Camera settings and multicolor

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Mar 9, 2015, 9:47:27 AM3/9/15
first of all thanks for making ThunderSTORM available to everyone. As a lonely PhD student in super resolution this has really made my life easier.

I have a question regarding camera settings. I use an Andor ixon+ DU897 EMCCD camera. I got all the specifications from the manufacturers in order to correctly analyze STORM data.
Unfortunately I always get an error message 'Camera base level is set higher than values in the image!'. If I lower the value of Base Level the frequency of the error is greatly reduced, but then the photon numbers are most likely wrong.
Does anyone else use this camera and could maybe share the values used? Is this a common problem?

Second, any plans on implementing multicolor techniques such as spectral demixing?

Thank you


Christophe Leterrier

Mar 9, 2015, 9:55:32 AM3/9/15
Hi Gora,

Tese are the settings I use with the same Andor camera:

I think the Nikon N-STORM software specifies a base level of 100 A/D for this camera, but I found it to be a bit lower on mine. The 12.48 value is the A/D gain before EM amplification, corresponding to the 5.1x converter gain (I you use 1x it will be around 5 times lower). 

Hope this helps,


Martin Ovesný

Mar 9, 2015, 4:01:11 PM3/9/15
Just to clarify...that is not an error, it is just a warning. It means that some pixel in the image has lower value than offset. Some of the cameras don't have this value fixed and it is more like an average of different offset values which might differ by tenths of unit or even full units. This happens with one of our cameras too.

If you use lsq or wlsq fitting then you don't have to worry that it would affect results. It shouldn't affect the photon counts of molecules either, because the offset will be counted as an offset of individual molecules. Thus the background deviation should be also correct.


Bram van den Broek

Mar 13, 2015, 11:59:27 AM3/13/15
Hi all,

We have the same Andor camera on our Leica GSD setup. The mean pixel value of dark images (no illumination) is about 101, so I assume the offset is really 100 in our case.
Yet the minimum value in any of those images is about 85. Readout noise is responsible for this, which is the reason why an offset is needed in the first place: to keep the noise distribution symmetric around the base level.

Indeed, ThunderSTORM then gives the warning 'Camera base level is set higher than values in the image' at virtually every frame. Lowering the base level reduces the amount of warnings, but it is bound to give you incorrect photon numbers.

What are your ideas about this, Martin? I guess it is good to automatically subtract a lower value if things are really off, but because of the readout noise you can never get it right: either you subtract a too small value (here 85), yielding too high photon counts, or you subtract the actual offset (here 100), yielding asymmetric noise because negative numbers don't exist.

By the way: many thanks for creating this wonderful plugin! It is by far the best and most user-friendly localization microscopy tool around.


Martin Ovesný

Mar 18, 2015, 9:44:09 PM3/18/15

I don't think I have any more ideas about this. Readout noise is usually tiny compared to measured photon counts. I don't think it is such big deal whether the value is subtracted or not. In your case you "lost" 15 units. I don't know what your A/D rate is but it doesn't seem much compared to photon count of a single molecule. Also, if I am right, the noise is Gaussian-like and correct way of handing it is LSQ estimation. Since the fitting algorithm already estimates an offset, it should not matter what value was subtracted as long as all photon counts in the image stay positive. Does this sound reasonable to you?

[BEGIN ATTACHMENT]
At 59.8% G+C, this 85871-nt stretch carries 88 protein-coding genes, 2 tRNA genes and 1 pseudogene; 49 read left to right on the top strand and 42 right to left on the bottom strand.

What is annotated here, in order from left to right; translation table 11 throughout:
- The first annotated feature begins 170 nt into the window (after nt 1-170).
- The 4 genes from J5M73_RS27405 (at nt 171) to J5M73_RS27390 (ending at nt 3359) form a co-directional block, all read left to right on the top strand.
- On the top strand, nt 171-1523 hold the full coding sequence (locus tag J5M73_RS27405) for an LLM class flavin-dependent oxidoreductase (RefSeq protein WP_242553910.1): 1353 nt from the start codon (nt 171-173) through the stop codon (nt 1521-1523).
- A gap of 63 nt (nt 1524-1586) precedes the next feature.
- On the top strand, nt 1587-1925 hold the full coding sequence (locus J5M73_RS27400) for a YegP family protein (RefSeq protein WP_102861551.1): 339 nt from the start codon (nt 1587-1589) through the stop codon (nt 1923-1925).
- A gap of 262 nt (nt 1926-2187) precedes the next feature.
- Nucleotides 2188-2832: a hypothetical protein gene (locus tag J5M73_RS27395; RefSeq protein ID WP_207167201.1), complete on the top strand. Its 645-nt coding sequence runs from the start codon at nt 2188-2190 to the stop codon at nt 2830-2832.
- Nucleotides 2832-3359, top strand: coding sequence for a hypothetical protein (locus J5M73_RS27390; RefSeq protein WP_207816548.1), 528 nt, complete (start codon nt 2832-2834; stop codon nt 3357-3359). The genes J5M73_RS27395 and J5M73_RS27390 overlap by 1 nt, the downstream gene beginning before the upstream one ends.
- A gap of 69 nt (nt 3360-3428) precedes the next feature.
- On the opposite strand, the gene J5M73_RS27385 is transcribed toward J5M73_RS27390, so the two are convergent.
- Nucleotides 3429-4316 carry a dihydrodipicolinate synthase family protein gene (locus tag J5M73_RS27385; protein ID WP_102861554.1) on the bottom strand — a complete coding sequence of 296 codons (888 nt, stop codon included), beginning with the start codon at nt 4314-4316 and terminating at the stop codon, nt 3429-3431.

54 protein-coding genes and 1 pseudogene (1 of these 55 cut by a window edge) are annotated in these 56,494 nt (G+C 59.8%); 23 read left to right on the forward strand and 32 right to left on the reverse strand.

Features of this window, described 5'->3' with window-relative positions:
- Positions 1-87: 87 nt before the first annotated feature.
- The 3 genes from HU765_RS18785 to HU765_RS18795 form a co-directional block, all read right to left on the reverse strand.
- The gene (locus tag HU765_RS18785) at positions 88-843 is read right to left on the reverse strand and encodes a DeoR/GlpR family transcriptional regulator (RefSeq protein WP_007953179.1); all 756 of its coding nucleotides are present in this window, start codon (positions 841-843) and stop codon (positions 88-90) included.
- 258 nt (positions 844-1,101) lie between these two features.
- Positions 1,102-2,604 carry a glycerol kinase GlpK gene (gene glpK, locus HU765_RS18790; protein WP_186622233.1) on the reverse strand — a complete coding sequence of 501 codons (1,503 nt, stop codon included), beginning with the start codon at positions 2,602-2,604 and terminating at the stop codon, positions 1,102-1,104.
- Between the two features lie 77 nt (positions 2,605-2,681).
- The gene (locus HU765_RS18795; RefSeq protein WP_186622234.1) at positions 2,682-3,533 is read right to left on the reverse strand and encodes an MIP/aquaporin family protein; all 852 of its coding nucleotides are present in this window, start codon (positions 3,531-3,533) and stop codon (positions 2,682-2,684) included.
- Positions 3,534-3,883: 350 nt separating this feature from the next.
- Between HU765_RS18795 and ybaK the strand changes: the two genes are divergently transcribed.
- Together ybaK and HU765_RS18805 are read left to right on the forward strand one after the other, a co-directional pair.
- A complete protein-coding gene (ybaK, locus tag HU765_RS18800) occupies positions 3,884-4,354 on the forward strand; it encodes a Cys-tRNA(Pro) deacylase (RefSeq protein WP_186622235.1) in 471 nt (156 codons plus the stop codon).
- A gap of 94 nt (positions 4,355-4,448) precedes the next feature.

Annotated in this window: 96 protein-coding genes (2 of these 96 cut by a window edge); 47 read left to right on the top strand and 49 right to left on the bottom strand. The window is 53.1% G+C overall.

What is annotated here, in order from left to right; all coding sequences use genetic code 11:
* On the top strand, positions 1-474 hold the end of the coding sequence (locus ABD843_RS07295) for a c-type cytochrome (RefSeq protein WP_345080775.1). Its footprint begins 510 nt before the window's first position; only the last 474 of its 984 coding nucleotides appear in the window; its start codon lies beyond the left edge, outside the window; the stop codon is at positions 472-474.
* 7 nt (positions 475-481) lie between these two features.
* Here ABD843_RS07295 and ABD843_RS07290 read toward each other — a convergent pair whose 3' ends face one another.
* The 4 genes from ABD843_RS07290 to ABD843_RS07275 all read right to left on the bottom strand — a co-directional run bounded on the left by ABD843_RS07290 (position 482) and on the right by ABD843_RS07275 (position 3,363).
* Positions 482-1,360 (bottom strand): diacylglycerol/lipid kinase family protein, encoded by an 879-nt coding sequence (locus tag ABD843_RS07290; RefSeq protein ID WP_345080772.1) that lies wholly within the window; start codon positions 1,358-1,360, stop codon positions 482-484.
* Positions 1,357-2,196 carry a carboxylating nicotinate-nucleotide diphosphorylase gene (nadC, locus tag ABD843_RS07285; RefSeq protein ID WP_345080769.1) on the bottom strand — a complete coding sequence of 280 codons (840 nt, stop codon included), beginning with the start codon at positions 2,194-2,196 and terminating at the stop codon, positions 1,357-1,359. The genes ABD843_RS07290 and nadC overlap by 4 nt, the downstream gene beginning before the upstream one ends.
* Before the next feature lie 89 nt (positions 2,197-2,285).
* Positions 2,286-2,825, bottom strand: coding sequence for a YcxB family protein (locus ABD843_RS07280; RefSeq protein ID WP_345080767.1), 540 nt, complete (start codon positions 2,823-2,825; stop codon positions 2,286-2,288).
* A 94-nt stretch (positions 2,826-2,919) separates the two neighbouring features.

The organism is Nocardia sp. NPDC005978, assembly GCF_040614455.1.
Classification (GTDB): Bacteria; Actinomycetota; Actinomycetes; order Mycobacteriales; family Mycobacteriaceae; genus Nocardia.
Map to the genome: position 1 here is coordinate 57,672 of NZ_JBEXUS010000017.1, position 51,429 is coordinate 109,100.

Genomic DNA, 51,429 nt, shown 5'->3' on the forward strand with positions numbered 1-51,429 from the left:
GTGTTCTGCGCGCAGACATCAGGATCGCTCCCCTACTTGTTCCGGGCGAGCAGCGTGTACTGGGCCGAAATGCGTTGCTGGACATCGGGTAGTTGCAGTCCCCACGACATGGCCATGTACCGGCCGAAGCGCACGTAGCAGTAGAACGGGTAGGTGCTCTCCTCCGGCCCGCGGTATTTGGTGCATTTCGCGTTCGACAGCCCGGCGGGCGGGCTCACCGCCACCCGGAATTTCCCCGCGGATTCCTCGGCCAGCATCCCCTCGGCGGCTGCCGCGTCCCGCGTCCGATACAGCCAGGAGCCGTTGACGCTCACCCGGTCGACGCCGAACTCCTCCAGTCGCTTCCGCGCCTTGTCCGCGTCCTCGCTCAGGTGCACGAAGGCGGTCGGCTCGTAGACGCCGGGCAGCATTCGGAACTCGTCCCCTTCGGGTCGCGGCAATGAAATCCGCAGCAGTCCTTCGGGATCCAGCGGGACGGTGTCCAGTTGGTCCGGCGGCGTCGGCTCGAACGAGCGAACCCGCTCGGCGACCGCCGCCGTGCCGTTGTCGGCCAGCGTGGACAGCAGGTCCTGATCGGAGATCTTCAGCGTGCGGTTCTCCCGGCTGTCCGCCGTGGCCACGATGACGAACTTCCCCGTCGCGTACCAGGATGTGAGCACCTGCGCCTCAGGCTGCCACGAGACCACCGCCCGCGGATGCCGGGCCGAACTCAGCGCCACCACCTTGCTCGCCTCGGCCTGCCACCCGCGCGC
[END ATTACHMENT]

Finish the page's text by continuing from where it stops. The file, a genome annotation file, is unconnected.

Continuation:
Mar 19, 2015, 9:12:29 AM3/19/15
Thanks guys for the useful answers.
What I understood is that, given how the program estimates an offset, it is most important to have bright spots, as always. Even if I 'lose' 15 units, the program would slightly underestimate the photon numbers and hence overestimate the precision. But better to claim a lower resolution than achieved, in my opinion.

I'm still hoping for a response regarding spectral demixing!

Last thing, is there a way to do 3D cross correlation for drift correction?

Thanks again to everyone

Bram van den Broek

Mar 28, 2015, 5:52:09 PM3/28/15
Hi Martin,

You're right of course: the photon count is generally much higher than these 15 gray values represent. It's only that when the warning message is displayed (at every frame), people may wonder what they do are doing wrong, whether they should change settings... while actually they have set the correct background.
Anyhow, it's good to know what ThunderSTORM exactly does with the data.

@Gora: Actually, by subtracting 85 in stead of 100 the photon count is a bit overestimated, leading to a slightly better precision than in reality.

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Feb 7, 2019, 7:24:07 AM2/7/19
to ThunderSTORM: discussion group

Great work with the ThunderSTORM! Thanks first for all the work you did.
This post really helped me.
We use the same camera (Andor ixon+ DU897) and we got the manufacturers information that the baseline AD count is 200. If insert this baseline count we get the same warning message:

'Camera base level is set higher than values in the image!'

Christophe said something interesting, the N-STORM Nikon software (NIS Advanced) puts the AD count to 100. We couldn't find this setting in the software. Does anyone know where to find it?

I know this is an old post, still, I would be glad if someone had a hint.
Best, Sandra

pixel size [nm]: 160
photoelectrons per A/D count: 16.2
base level [A/D counts]: 200
EM gain: 250

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